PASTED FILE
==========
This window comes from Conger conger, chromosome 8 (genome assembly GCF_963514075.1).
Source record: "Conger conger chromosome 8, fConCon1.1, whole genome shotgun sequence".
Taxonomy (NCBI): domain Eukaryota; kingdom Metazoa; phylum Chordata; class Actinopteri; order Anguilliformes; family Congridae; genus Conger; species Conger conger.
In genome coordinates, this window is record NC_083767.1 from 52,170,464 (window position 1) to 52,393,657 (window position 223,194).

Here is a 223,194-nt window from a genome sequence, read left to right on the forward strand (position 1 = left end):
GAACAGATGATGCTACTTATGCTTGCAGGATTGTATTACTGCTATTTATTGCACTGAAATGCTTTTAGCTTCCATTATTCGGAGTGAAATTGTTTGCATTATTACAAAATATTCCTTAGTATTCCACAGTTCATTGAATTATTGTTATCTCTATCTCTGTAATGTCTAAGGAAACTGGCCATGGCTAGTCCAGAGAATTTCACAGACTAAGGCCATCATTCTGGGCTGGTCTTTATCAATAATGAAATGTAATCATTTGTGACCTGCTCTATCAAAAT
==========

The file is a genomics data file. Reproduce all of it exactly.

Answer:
This window comes from Conger conger, chromosome 8 (genome assembly GCF_963514075.1).
Source record: "Conger conger chromosome 8, fConCon1.1, whole genome shotgun sequence".
Taxonomy (NCBI): domain Eukaryota; kingdom Metazoa; phylum Chordata; class Actinopteri; order Anguilliformes; family Congridae; genus Conger; species Conger conger.
In genome coordinates, this window is record NC_083767.1 from 52,170,464 (window position 1) to 52,393,657 (window position 223,194).

Here is a 223,194-nt window from a genome sequence, read left to right on the forward strand (position 1 = left end):
GAACAGATGATGCTACTTATGCTTGCAGGATTGTATTACTGCTATTTATTGCACTGAAATGCTTTTAGCTTCCATTATTCGGAGTGAAATTGTTTGCATTATTACAAAATATTCCTTAGTATTCCACAGTTCATTGAATTATTGTTATCTCTATCTCTGTAATGTCTAAGGAAACTGGCCATGGCTAGTCCAGAGAATTTCACAGACTAAGGCCATCATTCTGGGCTGGTCTTTATCAATAATGAAATGTAATCATTTGTGACCTGCTCTATCAAAAT